Frankly, I do not really know what my inspiration is. I guess it isn’t anything specific. I have painted a large variety of subjects, from still life’s, landscapes, portraits to fantasy and surreal art. I think that I am inspired by the moment. Yeah, sounds pretty boring. Actually I really do love to think about biology when I am drawing or painting monster stuff. My father was a Pathologist, so I think that I was inspired by his descriptions of medicine and biology. Yes, he performed autopsies, and I grew up hearing about them, so I never thought of them as morbid. Are my paintings Geiger like? Yes I suppose so. Actually I have been drawing like that before I discovered Geiger. When I finally saw Geiger’s art I loved it. Very powerful stuff. But he seems to use a lot of machine imagery in his work. Indeed he calls it Biomechanics. My drawings are purely organic, though they share a similar feel. I would have to credit conversations with my father for my style. I also love the architecture of Antoni Gaudí.

Surreal drawing I did in 1993

How does it affect you as a film maker, a lot of film makers seem very hung up on that Rembrandt 3 point lighting but do you ever have an Edward Hooper kind of day because of it?

Edward Hooper? The artist that painted “Nighthawks”? The painting of the diner? Sometimes I feel like the person inside of the diner. I do not light like a Hooper painting. That would be very high key. I like a two point lighting scheme for dramatic stuff. Conceptually very simple, but you have to be careful with light placement. It’s essentially the same feel that Alex Proyas used in “Dark City”. His DP, Dariusz Wolski, used a very stylized lighting that was highly angled. It is basically film noir lighting which was originally created to look good and be cheap!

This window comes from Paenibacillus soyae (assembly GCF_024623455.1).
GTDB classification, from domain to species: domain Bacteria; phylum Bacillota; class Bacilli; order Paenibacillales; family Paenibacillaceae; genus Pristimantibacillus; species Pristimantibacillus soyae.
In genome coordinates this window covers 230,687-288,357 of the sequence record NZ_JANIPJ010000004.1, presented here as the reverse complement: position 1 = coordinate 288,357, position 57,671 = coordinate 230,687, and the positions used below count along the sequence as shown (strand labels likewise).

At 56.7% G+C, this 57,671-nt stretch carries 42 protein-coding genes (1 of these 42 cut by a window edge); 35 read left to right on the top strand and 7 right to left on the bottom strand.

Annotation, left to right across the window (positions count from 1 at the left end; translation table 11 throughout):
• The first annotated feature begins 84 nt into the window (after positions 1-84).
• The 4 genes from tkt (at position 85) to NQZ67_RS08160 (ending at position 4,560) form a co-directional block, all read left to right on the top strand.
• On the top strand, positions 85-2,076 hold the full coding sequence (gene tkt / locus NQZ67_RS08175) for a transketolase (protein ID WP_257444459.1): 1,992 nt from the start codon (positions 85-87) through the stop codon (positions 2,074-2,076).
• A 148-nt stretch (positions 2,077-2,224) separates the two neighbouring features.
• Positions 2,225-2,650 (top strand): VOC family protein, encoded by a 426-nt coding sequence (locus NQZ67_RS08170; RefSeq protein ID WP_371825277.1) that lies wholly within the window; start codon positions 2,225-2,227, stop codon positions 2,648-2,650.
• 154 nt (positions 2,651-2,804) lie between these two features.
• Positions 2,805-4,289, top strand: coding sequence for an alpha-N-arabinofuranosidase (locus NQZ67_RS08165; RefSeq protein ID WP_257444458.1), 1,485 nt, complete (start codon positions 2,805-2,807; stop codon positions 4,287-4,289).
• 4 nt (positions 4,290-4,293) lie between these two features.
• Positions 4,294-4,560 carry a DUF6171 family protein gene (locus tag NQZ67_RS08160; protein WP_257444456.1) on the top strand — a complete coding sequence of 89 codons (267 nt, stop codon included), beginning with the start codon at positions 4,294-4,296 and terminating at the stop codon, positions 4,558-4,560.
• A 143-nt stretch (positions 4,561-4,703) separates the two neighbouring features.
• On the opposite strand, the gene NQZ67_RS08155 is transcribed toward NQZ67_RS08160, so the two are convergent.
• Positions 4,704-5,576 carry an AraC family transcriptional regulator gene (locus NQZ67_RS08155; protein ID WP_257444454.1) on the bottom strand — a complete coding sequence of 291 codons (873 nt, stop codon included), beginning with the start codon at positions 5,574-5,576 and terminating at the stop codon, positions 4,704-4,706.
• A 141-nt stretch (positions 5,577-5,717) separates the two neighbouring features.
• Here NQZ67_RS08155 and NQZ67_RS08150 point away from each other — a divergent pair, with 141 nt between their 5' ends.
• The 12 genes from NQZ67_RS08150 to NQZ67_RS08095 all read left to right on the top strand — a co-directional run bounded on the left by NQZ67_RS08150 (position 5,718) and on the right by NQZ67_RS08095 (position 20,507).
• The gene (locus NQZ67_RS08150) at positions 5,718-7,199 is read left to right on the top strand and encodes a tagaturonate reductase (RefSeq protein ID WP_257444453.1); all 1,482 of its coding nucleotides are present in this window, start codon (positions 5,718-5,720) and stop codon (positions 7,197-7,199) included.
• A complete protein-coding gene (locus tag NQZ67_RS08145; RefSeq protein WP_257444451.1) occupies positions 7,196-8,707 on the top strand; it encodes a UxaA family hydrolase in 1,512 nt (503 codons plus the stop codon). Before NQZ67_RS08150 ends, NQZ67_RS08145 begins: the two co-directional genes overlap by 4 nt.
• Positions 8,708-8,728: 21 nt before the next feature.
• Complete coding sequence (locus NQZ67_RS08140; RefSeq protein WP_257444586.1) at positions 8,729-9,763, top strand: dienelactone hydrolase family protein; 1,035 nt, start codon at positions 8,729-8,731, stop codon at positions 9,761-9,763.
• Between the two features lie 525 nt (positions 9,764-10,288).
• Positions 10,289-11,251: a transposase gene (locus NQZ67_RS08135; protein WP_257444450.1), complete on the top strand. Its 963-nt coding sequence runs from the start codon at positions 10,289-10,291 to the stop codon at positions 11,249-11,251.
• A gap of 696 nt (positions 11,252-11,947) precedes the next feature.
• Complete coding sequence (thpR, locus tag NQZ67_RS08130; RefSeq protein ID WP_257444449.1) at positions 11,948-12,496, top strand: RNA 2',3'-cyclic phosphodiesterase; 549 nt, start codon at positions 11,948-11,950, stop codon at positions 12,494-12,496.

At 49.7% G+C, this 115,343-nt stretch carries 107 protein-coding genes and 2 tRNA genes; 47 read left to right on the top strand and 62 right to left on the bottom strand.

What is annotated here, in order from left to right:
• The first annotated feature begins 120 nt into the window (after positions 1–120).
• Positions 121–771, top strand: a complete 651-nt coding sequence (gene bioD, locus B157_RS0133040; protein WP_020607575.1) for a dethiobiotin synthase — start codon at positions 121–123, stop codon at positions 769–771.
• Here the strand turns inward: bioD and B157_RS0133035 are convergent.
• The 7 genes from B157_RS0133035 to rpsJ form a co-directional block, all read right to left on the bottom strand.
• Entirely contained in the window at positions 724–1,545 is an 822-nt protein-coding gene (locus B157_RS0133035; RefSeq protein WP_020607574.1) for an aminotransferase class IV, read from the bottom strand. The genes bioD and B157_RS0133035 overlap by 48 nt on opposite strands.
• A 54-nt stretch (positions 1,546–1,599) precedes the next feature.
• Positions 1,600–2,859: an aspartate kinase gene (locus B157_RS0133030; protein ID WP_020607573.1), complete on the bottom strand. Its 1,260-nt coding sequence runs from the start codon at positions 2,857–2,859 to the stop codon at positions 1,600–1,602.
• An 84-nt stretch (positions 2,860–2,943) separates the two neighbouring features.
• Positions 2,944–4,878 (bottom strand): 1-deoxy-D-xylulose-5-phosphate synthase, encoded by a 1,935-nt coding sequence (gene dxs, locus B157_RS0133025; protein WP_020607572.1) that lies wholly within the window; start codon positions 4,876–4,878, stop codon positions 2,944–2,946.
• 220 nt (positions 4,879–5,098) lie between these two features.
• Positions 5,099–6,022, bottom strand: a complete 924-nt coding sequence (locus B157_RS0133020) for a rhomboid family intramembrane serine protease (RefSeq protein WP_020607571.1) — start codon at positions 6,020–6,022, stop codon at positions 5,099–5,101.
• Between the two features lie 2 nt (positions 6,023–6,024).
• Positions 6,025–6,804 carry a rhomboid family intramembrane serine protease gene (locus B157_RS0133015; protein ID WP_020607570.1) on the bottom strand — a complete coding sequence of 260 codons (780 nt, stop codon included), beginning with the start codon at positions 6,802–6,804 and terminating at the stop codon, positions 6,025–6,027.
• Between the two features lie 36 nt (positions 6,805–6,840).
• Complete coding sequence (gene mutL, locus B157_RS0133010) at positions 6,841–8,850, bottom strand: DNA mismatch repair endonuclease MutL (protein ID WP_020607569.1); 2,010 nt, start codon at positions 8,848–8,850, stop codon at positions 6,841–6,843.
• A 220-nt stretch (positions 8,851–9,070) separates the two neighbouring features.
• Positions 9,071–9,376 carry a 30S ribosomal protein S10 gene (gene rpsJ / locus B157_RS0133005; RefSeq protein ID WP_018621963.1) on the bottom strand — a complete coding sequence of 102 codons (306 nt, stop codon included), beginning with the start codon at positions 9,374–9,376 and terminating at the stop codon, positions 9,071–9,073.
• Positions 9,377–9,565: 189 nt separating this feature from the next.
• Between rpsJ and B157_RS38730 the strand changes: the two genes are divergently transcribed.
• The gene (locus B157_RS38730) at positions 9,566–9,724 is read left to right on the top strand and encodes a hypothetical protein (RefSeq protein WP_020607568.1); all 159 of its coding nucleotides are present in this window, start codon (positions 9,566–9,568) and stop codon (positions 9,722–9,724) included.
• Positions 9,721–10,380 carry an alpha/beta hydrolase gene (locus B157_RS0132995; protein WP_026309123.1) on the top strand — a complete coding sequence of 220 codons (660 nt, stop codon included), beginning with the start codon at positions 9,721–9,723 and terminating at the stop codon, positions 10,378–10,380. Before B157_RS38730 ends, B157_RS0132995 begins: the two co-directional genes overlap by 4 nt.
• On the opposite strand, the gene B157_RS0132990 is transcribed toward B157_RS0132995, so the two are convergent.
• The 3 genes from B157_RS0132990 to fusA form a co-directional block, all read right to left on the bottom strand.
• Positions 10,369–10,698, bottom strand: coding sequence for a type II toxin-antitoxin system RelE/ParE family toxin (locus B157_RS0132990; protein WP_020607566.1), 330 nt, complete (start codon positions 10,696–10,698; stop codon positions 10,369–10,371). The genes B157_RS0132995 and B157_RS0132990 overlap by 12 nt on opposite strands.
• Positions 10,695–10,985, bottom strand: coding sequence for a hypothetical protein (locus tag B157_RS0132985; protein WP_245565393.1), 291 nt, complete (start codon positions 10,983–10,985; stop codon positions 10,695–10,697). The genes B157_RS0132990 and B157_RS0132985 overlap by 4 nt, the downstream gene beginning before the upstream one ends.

Okay 2 part question for you: You know Judo, Brazilian Jiujitsu (caporera?), karate, and grappling and you direct horror have you ever been tempted to direct more action oriented stuff because you’re films are straight up horror?

I would love to direct a martial arts film! Actually I have written a martial arts action script, but breaking into that world is pretty tough. I need to make a name for myself in other genres before I can tackle that one. Yes it is definitely on my to do list! Oh, I never studied Capoeira. I am not gymnastic enough for that one.

One of my films did have a martial arts component. If you watch my movie “Magus” you will see that I feature a lot of martial arts in it. I had choreographed fight sequences as well as scenes depicting a martial arts class. I was playing the assistant teacher in those scenes.

And in knowing all those wonderful martial arts does do you find it helps with difficult actors?

Ha ha, no! I get along very well with my actors. I do not threaten or yell at anyone, and people are good enough to give me respect and cooperation. It has been very rare that I have gotten resistance. Trust me, I am not a big guy, and I am far from scary but I am never intimidated (but not because I think I can beat someone up). I am normally very relaxed and happy, so seeing the opposite is enough to keep trouble makers in line. But once I identify a trouble maker I also don’t work with them anymore. It’s just not worth it.

My father got me involved in the martial arts when I was six because he thought I was very small, and shy. He guessed correctly that the other kids would want to bully me at school. I remember my first day in preschool. Two kids tried to beat me up! So I welcomed martial arts, but as luck would have it, my first karate class was in a Chuck Norris school so I was immediately caught up in his movies!

My brother James, Chuck (pre-beard) and me on the right.

Otherwise I have never been in a fight in my adult life. Of course I have sparred quite a bit in my training, but I’m not a “tough guy”. I have been beaten up by a lot of really tough guys! I guess I’m a glutton for punishment. That’s why I make movies!

Interview: John Lechago (Bio-Slime, KillJoy 3, Blood Gnome)